Each Saturday, I share another writer’s BLOG that has been an encouragement to me. As a result, I trust that it might be an encouragement to you as well. Today’s Saturday Share come from Jody Vickery and I think you will enjoy his fresh thoughts on the urge to worship excellence. It is specific to church-life but can be applied to any industry or role.
Here is this week’s Saturday Share:
An Excellent Idolatry
I haven’t figured out how to say this without sounding uppity, so you’re just going to have to take my word for it – this isn’t bragging. This is a confession. I am addicted to excellence. In fact, I have idolized it. I like for things to be done well. Especially things that have to do with Sunday church. If we get to the final amen and there have been no technical glitches, if there were no unscripted moments of silence, no departures from the order of worship because somebody “felt led,” if the prayer leaders prayed thoughtful prayers and the communion officiant officiated eloquently, then it was a great service.
But if the slides advance too slowly or the sound system feeds back, if the prayer or communion leaders are not at the mic as soon as the song ends and we have to spend thirty seconds watching someone walk from the back of the auditorium to the stage, if the worship leader has to start a song over because he threw a wild pitch or, heaven forbid, I do not have a ready recollection of the things I have prepared to say, then it was a horrible service.
Sitting next to me in worship, bless her patient soul, my wife can literally feel the righteous tension rise up within me when something less than perfect transpires in church. She pats my knee and whispers, “Take a deep breath. It’s okay. Just breathe.”
Why do I get bent out of shape when bad things happen to a good worship service? Like a lot of flaws, this one started from some pure motives. I want our worship to reflect well on our awesome God. If seekers are present, I don’t want anything to distract them from the good news about Jesus. And offering your best to God in worship has a strong biblical pedigree.
Solid reasons for wanting a well-executed worship service? You bet. But the line between what makes God look good and what makes me (us) look good is notoriously thin. As for my concern about seekers, the gospel is all about what God has done for us, not what we do. So where do I get off thinking that the salvation of another’s soul hinges on my performance? My performance can’t even save me, much less someone else. And offering my best to God? That sounds a lot like the logic I used to get from disgruntled members who didn’t like it when I stopped wearing a tie to preach in.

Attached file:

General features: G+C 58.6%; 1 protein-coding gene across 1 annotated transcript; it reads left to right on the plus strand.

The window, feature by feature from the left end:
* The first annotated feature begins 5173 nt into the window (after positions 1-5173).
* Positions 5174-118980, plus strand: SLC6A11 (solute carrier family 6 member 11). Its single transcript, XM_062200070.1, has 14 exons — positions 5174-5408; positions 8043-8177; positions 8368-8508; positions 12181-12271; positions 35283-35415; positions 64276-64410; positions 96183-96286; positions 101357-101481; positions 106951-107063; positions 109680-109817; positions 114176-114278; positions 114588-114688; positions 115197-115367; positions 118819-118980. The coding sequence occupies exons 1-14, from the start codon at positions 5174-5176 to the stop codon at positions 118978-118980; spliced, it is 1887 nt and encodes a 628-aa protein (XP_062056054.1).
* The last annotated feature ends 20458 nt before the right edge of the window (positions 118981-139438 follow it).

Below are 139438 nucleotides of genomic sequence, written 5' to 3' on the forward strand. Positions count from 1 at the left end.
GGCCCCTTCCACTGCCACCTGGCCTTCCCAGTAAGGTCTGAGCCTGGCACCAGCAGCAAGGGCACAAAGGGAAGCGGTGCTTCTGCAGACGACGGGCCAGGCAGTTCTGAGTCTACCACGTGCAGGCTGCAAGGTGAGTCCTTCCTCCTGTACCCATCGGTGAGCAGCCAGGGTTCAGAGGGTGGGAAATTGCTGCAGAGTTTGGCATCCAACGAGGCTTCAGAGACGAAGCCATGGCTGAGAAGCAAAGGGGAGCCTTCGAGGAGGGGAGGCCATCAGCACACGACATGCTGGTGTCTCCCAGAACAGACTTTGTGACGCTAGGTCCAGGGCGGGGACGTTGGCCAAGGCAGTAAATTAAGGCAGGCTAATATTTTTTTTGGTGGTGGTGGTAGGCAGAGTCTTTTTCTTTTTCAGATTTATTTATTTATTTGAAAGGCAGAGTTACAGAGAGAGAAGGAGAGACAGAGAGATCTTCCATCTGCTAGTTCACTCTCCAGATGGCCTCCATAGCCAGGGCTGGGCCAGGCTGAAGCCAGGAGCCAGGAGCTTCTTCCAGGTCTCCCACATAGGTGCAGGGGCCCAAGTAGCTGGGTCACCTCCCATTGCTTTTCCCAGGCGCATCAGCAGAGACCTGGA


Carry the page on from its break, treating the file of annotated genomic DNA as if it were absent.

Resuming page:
But is there any real harm in championing excellence? Not as long as excellence remains a means and not an end. You’ll know you’ve crossed that line when you judge a time of worship by how well the leaders performed rather than how much the church participated. If you don’t use some people because they don’t have the right look – or others, because they do – excellence has become an end. And if you spend more time seething at the miscues than you spend celebrating the Messiah, excellence hasn’t just become an end, it has become an idol.
When that happens, our message – Jesus paid it all – is contradicted by our dependence on human performance. Our welcome – there is a place here for you – is undermined by our attention to appearances. Our invitation – bring Christ your broken life – is disputed by our preference for perfection.
I’m pretty certain I’m not the only one who needs to step into the confession booth for this particular missing of the mark. (I’m lookin’ at you, preachers, podcasters and bloggers.) A lot of us are enamored with excellence. And intelligence. And eloquence. We like to read stuff written by smart people and quote the stuff said by the articulate. The truth is, we want to be the smart, articulate people other people read and quote.
Then there’s Paul, arguably one of the smartest, most quotable people ever. In his day, Greek culture valued rhetorical skill, eloquence, and wisdom. I have no doubt that he could have played ball in that arena. He was well-educated, well-traveled and spiritually gifted to communicate. And yet . . .
“When I came to you, brothers and sisters, I did not come with eloquence or superior wisdom as I proclaimed to you the testimony about God. For I resolved to know nothing while I was with you except Jesus Christ and him crucified. I came to you in weakness and fear, with much trembling. My message and my preaching were not with wise and persuasive words, but with a demonstration of the Spirit’s power so that your faith might not rest on human wisdom, but on God’s power.” (1 Cor. 2:1 – 5)
How did Paul escape the idolatry of excellence? By focusing on the foolishness of the cross. On the cross, God destroyed “the wisdom of the wise.” He frustrated “the intelligence of the intelligent.” God used what the world called weakness to “shame the strong.” In fact, Paul’s weakness (2 Cor. 12:7–10) turned out to be the very thing that perfectly displayed God’s power.
Which is a very convicting thought. If we are not seeing God’s power in our worship and preaching, perhaps it is because we are serving the wrong god and sending the wrong message.